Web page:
Once the preliminaries are out of the way, we meet Jim Miotke, the host, who – it must be said – appears to be overlit. In a voice not overly burdened with inflection, he sets out the problems people confront when photographing kids: “Sometimes the subject’s too blurry, other times too dark, other times too bright.” This is a comprehensive DVD, in other words. He also notes that “sometimes your subject suffers from things such as red eye,” and you might think, well, that’s what the “Remove Red Eye” button in the photo-editing software is for, right? Or do we use antibiotics? Well, there’s the automated idiot-proof computer programs, and there’s the skill of the artist. Which would you rather have? Right.
Session 1: Jim’s back, holding a kid; he introduces himself as Jim Miotke, again. He’s much better lit. Unfortunately, instead of learning anything about light, and how to work with it, we get what seems to be an alternate opening. “How would you like to take pictures of your kids that truly capture the qualities that make them so adorable?” Love to! And by some peculiar coincidence that’s why I rented “Photographing Kids.” This bonus, extended-cut opening includes a third example of Jim Miotke telling us he is Jim Miotke, and he says he’d “like to welcome us to another adventure in photography.” Another? Isn’t this the first? Is this the second disk in a six-disk series? You know sometimes how you’re watching season three of the Sopranos and your spouse is watching Season two, and you get the disks mixed up and all of a sudden she’s wondering who these characters are and why their hair looks different – could be like that. Let’s check the package.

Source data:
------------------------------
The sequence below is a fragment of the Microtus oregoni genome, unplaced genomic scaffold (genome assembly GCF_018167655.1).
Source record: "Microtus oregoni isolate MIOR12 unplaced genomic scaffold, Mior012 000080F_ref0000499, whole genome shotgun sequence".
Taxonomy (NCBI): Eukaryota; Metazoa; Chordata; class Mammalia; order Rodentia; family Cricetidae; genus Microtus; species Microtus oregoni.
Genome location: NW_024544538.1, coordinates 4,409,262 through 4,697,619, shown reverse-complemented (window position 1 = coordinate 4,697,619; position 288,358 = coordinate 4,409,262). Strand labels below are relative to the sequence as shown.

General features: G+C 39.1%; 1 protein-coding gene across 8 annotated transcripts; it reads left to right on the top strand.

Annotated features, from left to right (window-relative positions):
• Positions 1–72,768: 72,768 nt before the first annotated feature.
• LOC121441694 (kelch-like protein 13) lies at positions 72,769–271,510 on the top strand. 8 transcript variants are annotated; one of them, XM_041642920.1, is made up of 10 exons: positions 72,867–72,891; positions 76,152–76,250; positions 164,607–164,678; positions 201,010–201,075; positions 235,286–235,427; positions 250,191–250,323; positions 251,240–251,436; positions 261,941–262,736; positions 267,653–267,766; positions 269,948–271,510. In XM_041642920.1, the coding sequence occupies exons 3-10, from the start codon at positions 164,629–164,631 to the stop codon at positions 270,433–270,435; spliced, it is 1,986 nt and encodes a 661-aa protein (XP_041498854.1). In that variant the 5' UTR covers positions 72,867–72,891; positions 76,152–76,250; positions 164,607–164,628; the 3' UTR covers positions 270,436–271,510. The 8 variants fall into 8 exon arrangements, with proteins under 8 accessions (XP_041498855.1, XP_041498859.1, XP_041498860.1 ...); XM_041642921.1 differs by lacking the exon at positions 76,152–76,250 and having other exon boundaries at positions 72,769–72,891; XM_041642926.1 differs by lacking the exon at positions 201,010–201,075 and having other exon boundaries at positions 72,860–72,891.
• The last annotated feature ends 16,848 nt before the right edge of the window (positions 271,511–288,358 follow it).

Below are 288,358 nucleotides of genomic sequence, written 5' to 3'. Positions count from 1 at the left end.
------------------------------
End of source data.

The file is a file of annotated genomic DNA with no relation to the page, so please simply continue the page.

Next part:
Friday, July 13, 2007
There are instructional videos for everything by folks not necessarily good at making videos. But this is why we have our Chorus:
Posted by Taleena at 8:38 AM